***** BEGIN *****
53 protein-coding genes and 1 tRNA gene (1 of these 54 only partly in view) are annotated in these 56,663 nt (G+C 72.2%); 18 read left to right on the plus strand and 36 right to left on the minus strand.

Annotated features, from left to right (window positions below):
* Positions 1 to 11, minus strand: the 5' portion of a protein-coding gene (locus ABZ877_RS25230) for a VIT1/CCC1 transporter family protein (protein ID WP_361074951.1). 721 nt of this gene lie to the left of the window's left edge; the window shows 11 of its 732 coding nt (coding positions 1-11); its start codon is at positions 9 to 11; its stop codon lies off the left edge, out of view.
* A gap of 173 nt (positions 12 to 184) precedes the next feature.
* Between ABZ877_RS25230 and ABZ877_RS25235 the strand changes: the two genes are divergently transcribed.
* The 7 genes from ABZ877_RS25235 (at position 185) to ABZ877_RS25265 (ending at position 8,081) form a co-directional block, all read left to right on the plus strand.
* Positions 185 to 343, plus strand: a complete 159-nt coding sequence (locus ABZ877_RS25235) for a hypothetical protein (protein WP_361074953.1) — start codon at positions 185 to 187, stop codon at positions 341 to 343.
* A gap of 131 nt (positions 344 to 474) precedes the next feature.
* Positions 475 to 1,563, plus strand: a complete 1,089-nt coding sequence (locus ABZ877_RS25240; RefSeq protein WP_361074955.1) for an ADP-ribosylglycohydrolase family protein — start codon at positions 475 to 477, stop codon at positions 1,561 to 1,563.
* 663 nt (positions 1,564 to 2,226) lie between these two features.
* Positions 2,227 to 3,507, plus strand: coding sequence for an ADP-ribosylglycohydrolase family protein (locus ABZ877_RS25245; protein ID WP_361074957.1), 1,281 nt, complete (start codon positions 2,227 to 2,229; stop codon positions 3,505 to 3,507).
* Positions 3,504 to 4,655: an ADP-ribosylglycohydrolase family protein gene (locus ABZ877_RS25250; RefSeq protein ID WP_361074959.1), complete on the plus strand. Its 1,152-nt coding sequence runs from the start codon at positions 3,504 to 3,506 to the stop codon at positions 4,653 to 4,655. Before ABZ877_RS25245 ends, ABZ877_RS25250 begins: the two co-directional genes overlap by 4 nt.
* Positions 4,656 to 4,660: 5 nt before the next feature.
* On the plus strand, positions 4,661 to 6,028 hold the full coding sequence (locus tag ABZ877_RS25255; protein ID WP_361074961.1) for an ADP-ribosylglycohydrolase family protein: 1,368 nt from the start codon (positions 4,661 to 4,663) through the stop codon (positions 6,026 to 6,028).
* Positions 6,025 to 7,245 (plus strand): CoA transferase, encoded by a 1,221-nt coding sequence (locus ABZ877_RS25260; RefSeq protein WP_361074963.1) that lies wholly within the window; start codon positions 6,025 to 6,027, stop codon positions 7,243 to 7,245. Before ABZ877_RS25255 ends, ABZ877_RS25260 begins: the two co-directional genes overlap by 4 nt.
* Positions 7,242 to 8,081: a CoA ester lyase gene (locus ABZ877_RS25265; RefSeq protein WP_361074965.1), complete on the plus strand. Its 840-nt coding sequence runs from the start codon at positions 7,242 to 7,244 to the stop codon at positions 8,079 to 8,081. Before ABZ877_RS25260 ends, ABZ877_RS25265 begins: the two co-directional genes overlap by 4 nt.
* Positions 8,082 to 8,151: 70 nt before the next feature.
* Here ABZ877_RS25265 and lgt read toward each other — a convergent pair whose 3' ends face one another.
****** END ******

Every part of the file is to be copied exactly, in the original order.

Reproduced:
53 protein-coding genes and 1 tRNA gene (1 of these 54 only partly in view) are annotated in these 56,663 nt (G+C 72.2%); 18 read left to right on the plus strand and 36 right to left on the minus strand.

Annotated features, from left to right (window positions below):
* Positions 1 to 11, minus strand: the 5' portion of a protein-coding gene (locus ABZ877_RS25230) for a VIT1/CCC1 transporter family protein (protein ID WP_361074951.1). 721 nt of this gene lie to the left of the window's left edge; the window shows 11 of its 732 coding nt (coding positions 1-11); its start codon is at positions 9 to 11; its stop codon lies off the left edge, out of view.
* A gap of 173 nt (positions 12 to 184) precedes the next feature.
* Between ABZ877_RS25230 and ABZ877_RS25235 the strand changes: the two genes are divergently transcribed.
* The 7 genes from ABZ877_RS25235 (at position 185) to ABZ877_RS25265 (ending at position 8,081) form a co-directional block, all read left to right on the plus strand.
* Positions 185 to 343, plus strand: a complete 159-nt coding sequence (locus ABZ877_RS25235) for a hypothetical protein (protein WP_361074953.1) — start codon at positions 185 to 187, stop codon at positions 341 to 343.
* A gap of 131 nt (positions 344 to 474) precedes the next feature.
* Positions 475 to 1,563, plus strand: a complete 1,089-nt coding sequence (locus ABZ877_RS25240; RefSeq protein WP_361074955.1) for an ADP-ribosylglycohydrolase family protein — start codon at positions 475 to 477, stop codon at positions 1,561 to 1,563.
* 663 nt (positions 1,564 to 2,226) lie between these two features.
* Positions 2,227 to 3,507, plus strand: coding sequence for an ADP-ribosylglycohydrolase family protein (locus ABZ877_RS25245; protein ID WP_361074957.1), 1,281 nt, complete (start codon positions 2,227 to 2,229; stop codon positions 3,505 to 3,507).
* Positions 3,504 to 4,655: an ADP-ribosylglycohydrolase family protein gene (locus ABZ877_RS25250; RefSeq protein ID WP_361074959.1), complete on the plus strand. Its 1,152-nt coding sequence runs from the start codon at positions 3,504 to 3,506 to the stop codon at positions 4,653 to 4,655. Before ABZ877_RS25245 ends, ABZ877_RS25250 begins: the two co-directional genes overlap by 4 nt.
* Positions 4,656 to 4,660: 5 nt before the next feature.
* On the plus strand, positions 4,661 to 6,028 hold the full coding sequence (locus tag ABZ877_RS25255; protein ID WP_361074961.1) for an ADP-ribosylglycohydrolase family protein: 1,368 nt from the start codon (positions 4,661 to 4,663) through the stop codon (positions 6,026 to 6,028).
* Positions 6,025 to 7,245 (plus strand): CoA transferase, encoded by a 1,221-nt coding sequence (locus ABZ877_RS25260; RefSeq protein WP_361074963.1) that lies wholly within the window; start codon positions 6,025 to 6,027, stop codon positions 7,243 to 7,245. Before ABZ877_RS25255 ends, ABZ877_RS25260 begins: the two co-directional genes overlap by 4 nt.
* Positions 7,242 to 8,081: a CoA ester lyase gene (locus ABZ877_RS25265; RefSeq protein WP_361074965.1), complete on the plus strand. Its 840-nt coding sequence runs from the start codon at positions 7,242 to 7,244 to the stop codon at positions 8,079 to 8,081. Before ABZ877_RS25260 ends, ABZ877_RS25265 begins: the two co-directional genes overlap by 4 nt.
* Positions 8,082 to 8,151: 70 nt before the next feature.
* Here ABZ877_RS25265 and lgt read toward each other — a convergent pair whose 3' ends face one another.